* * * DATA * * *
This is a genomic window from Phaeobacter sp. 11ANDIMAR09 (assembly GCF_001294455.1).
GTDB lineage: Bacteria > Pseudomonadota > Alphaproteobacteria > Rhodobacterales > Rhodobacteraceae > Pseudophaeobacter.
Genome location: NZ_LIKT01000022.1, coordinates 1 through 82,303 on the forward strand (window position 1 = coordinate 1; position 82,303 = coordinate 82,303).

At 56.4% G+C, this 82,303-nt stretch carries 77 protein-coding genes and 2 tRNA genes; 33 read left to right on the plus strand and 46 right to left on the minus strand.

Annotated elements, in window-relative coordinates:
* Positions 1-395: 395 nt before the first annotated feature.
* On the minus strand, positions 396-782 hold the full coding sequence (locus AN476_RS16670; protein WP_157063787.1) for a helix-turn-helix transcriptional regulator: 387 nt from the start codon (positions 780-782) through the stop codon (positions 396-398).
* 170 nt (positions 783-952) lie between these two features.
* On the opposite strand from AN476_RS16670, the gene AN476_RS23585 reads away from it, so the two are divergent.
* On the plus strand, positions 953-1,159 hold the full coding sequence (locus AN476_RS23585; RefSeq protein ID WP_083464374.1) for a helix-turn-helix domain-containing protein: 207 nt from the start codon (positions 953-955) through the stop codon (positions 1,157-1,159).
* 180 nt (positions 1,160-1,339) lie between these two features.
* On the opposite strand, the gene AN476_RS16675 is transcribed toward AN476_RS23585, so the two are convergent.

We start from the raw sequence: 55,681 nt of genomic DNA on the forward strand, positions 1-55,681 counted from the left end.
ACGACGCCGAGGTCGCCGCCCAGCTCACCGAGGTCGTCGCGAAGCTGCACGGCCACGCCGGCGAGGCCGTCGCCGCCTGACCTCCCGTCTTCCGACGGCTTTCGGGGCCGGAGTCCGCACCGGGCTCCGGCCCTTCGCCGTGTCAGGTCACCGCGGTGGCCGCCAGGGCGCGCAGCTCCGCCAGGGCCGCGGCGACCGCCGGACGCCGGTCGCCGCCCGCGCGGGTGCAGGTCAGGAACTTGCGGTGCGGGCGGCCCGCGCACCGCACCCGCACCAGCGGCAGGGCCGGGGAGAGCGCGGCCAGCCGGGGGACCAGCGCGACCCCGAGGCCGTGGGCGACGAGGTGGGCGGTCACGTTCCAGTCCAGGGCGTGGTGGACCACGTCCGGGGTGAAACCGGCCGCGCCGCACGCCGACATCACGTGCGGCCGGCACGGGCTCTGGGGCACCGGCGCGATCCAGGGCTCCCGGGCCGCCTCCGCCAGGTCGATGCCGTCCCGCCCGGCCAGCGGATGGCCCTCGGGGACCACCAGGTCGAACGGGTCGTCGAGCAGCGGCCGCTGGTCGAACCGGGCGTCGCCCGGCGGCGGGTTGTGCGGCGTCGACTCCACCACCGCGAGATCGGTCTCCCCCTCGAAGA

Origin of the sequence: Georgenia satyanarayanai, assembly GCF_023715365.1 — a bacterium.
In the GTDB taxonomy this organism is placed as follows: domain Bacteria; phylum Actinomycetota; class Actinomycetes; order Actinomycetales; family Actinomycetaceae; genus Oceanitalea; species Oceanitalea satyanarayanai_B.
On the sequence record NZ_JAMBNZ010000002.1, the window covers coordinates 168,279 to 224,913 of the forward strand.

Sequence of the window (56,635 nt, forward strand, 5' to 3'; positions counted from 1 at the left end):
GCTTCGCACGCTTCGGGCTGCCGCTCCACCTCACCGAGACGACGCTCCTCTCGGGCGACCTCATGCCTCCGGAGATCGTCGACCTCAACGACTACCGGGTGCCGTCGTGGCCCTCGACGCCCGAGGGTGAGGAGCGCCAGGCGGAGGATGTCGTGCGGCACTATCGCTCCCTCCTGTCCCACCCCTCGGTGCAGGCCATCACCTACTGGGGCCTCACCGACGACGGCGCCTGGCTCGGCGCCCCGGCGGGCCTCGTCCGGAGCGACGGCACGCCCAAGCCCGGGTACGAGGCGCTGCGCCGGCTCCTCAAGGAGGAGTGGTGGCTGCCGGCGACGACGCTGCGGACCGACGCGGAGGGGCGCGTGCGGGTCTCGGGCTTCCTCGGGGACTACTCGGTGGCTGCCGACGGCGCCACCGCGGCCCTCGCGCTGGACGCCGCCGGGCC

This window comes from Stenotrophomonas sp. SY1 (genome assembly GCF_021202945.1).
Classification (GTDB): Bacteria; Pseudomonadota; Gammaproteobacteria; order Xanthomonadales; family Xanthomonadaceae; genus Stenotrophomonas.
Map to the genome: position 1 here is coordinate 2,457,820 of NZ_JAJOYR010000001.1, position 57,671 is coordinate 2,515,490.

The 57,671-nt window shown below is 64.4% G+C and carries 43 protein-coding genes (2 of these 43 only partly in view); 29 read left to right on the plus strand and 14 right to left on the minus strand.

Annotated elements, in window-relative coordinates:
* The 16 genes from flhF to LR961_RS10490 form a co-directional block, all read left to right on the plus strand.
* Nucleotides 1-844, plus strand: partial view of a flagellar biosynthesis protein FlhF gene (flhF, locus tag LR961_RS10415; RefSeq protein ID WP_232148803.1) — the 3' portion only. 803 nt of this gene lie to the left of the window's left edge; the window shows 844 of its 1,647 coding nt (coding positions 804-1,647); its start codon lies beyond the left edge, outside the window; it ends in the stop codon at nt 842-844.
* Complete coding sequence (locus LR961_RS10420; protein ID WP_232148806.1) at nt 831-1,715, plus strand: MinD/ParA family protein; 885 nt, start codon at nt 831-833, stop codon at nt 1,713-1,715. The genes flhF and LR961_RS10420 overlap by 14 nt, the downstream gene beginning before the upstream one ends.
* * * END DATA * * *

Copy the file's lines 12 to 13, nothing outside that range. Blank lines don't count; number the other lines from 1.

* On the opposite strand, the gene AN476_RS16675 is transcribed toward AN476_RS23585, so the two are convergent.

We start from the raw sequence: 55,681 nt of genomic DNA on the forward strand, positions 1-55,681 counted from the left end.